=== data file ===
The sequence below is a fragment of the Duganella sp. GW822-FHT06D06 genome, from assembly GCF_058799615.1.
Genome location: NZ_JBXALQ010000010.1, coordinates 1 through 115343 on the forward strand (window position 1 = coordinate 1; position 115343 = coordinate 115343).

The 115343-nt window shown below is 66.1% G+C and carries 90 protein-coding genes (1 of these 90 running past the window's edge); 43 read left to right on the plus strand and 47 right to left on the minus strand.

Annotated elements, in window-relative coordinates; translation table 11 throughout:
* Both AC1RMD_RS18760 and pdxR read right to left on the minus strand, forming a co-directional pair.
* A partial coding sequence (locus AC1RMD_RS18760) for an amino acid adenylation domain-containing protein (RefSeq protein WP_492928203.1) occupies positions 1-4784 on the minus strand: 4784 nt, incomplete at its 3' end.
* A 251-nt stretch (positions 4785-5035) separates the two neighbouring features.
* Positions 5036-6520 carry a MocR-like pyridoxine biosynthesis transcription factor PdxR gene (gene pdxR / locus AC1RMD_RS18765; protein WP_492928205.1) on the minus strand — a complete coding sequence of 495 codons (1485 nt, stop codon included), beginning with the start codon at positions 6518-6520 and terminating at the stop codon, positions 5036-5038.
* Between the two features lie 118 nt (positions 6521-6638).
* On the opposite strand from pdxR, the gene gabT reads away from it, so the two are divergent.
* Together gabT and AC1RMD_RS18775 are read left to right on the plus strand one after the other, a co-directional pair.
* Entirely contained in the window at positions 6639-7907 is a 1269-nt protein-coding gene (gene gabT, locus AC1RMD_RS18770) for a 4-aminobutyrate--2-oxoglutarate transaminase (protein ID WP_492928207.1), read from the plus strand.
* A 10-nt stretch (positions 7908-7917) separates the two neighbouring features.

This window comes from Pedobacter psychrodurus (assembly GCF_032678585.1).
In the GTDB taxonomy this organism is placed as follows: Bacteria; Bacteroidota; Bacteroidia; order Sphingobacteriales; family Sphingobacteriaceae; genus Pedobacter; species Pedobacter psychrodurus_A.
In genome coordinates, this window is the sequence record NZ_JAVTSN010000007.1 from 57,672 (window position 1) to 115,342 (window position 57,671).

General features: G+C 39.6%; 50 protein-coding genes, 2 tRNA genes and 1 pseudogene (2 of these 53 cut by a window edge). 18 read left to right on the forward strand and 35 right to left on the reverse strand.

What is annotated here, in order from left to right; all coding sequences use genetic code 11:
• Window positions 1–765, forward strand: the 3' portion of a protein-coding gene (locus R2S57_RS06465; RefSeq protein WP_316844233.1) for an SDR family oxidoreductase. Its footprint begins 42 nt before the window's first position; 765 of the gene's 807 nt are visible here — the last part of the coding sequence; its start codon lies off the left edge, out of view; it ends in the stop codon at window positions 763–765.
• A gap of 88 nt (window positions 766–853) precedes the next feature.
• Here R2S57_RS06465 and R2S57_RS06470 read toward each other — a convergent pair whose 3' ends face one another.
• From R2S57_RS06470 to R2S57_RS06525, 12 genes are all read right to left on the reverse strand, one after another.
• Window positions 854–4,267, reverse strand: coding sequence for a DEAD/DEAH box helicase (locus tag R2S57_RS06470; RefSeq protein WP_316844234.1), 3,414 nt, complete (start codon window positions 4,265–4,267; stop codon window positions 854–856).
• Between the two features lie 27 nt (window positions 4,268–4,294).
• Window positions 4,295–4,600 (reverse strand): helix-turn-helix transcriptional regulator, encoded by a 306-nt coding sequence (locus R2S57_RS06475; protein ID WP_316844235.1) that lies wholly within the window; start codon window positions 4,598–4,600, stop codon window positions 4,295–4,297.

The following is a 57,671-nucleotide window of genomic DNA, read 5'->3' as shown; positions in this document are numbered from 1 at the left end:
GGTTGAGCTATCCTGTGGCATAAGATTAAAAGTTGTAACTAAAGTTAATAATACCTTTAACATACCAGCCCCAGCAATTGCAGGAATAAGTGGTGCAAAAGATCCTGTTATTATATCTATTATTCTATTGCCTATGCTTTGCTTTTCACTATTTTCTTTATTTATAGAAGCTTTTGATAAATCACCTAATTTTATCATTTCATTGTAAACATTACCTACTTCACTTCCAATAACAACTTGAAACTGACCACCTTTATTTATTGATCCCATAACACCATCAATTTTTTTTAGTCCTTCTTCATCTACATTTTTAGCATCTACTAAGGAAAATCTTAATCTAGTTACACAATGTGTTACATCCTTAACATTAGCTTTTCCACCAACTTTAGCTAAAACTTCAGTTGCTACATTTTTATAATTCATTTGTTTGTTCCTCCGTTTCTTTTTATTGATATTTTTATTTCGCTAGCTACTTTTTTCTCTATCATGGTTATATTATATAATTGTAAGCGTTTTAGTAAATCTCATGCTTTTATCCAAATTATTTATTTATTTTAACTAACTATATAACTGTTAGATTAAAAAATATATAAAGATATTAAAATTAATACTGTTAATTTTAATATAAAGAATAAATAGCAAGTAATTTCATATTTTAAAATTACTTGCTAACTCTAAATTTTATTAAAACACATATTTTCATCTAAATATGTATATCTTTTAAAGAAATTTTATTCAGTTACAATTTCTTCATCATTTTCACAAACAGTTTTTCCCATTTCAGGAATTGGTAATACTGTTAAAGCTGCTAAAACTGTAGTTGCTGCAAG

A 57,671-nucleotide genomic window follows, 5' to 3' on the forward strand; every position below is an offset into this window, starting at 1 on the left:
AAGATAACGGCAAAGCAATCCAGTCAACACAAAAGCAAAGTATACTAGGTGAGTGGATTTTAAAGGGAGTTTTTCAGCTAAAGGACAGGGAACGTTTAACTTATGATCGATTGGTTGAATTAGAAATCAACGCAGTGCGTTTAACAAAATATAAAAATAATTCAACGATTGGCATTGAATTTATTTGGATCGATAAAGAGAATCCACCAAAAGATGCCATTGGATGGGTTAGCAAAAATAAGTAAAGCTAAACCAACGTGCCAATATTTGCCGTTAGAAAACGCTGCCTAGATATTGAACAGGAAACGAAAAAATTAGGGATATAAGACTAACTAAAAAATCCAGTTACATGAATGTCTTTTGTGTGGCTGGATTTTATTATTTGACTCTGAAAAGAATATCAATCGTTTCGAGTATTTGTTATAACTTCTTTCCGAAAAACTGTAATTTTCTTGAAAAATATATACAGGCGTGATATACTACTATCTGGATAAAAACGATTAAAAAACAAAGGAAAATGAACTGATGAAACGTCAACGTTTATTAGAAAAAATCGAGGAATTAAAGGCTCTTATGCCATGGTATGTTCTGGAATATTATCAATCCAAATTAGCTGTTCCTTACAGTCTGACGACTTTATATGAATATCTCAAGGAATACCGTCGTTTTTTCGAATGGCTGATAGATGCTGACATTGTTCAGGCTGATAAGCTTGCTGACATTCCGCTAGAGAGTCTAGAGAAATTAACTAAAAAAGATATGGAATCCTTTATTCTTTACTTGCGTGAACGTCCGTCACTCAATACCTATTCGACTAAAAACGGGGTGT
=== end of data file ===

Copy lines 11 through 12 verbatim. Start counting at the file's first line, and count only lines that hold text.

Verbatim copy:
* Together gabT and AC1RMD_RS18775 are read left to right on the plus strand one after the other, a co-directional pair.
* Entirely contained in the window at positions 6639-7907 is a 1269-nt protein-coding gene (gene gabT, locus AC1RMD_RS18770) for a 4-aminobutyrate--2-oxoglutarate transaminase (protein ID WP_492928207.1), read from the plus strand.